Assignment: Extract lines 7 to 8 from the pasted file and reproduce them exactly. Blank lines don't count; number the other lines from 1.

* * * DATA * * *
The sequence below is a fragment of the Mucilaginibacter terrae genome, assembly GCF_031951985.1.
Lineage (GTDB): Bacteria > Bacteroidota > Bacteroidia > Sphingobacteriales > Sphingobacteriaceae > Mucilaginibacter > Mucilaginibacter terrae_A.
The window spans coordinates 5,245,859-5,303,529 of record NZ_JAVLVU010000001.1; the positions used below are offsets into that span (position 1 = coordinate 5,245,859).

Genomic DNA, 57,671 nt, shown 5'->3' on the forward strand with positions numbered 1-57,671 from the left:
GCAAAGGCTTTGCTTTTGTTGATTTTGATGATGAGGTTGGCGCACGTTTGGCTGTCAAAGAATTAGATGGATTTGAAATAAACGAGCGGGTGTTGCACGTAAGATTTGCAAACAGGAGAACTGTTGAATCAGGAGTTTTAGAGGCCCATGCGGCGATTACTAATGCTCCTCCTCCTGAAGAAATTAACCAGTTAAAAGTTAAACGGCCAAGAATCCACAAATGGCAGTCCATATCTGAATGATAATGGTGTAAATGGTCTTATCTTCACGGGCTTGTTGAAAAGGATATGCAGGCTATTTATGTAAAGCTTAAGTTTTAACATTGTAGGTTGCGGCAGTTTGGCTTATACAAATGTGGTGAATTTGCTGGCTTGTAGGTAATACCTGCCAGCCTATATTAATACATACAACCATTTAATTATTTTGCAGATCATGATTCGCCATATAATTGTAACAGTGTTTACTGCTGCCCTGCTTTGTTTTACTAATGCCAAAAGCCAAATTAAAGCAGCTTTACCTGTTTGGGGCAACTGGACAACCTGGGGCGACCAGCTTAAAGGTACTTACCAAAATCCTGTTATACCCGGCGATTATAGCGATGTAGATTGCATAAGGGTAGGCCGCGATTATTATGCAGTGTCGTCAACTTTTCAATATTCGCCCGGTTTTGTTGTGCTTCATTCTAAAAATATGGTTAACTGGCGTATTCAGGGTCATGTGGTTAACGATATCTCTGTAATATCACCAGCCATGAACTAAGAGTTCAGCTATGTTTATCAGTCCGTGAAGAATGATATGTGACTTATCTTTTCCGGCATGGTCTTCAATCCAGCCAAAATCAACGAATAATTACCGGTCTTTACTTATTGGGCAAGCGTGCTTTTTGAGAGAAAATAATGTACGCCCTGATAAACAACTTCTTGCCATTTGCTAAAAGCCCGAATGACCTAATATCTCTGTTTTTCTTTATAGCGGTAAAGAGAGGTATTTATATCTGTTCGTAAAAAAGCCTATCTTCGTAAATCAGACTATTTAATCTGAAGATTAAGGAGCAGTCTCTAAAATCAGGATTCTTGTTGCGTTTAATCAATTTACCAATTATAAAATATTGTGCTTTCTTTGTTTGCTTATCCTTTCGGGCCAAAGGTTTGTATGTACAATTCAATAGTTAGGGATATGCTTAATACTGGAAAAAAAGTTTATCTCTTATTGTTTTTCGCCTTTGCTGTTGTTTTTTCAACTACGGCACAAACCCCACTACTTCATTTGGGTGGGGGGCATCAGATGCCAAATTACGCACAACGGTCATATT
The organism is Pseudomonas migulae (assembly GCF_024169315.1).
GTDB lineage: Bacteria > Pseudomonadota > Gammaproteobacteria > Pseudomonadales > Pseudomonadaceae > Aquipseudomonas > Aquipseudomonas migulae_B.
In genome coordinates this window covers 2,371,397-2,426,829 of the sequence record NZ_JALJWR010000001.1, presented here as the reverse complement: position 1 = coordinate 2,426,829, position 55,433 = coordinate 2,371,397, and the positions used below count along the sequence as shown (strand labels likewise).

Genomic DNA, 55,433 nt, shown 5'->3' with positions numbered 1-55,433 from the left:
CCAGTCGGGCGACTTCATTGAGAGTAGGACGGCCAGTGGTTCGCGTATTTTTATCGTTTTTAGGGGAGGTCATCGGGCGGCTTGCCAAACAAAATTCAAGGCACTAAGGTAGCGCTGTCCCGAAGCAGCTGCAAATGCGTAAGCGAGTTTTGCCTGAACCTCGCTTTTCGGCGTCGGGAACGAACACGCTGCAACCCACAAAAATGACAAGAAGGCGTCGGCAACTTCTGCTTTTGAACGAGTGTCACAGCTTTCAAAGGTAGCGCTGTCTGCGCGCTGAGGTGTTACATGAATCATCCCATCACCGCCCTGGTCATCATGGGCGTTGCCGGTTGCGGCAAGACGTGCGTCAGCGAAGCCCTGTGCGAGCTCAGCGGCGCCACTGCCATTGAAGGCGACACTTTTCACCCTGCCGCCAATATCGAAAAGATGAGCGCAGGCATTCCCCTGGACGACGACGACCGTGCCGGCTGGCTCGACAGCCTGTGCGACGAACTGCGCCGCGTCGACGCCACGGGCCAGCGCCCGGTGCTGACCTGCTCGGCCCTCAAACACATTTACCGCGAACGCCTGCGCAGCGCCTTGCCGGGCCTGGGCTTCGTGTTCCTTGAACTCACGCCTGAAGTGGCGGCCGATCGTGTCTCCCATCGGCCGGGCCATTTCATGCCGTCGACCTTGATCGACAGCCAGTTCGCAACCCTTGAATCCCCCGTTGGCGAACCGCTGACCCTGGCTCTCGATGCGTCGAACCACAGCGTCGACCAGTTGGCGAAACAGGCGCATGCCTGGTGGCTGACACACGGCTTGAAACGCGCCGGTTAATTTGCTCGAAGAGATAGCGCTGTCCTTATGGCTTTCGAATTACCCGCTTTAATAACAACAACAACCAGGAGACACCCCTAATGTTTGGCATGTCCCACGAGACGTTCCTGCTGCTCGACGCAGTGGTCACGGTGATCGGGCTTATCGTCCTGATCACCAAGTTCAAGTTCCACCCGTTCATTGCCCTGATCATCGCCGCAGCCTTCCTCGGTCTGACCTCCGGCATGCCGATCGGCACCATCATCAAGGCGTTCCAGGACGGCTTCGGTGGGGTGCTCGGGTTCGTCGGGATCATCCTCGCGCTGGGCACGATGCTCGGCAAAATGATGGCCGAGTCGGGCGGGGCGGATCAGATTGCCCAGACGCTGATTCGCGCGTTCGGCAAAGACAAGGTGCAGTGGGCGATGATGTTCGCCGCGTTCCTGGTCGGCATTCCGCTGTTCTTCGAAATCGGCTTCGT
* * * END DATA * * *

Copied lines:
GTDB lineage: Bacteria > Pseudomonadota > Gammaproteobacteria > Pseudomonadales > Pseudomonadaceae > Aquipseudomonas > Aquipseudomonas migulae_B.
In genome coordinates this window covers 2,371,397-2,426,829 of the sequence record NZ_JALJWR010000001.1, presented here as the reverse complement: position 1 = coordinate 2,426,829, position 55,433 = coordinate 2,371,397, and the positions used below count along the sequence as shown (strand labels likewise).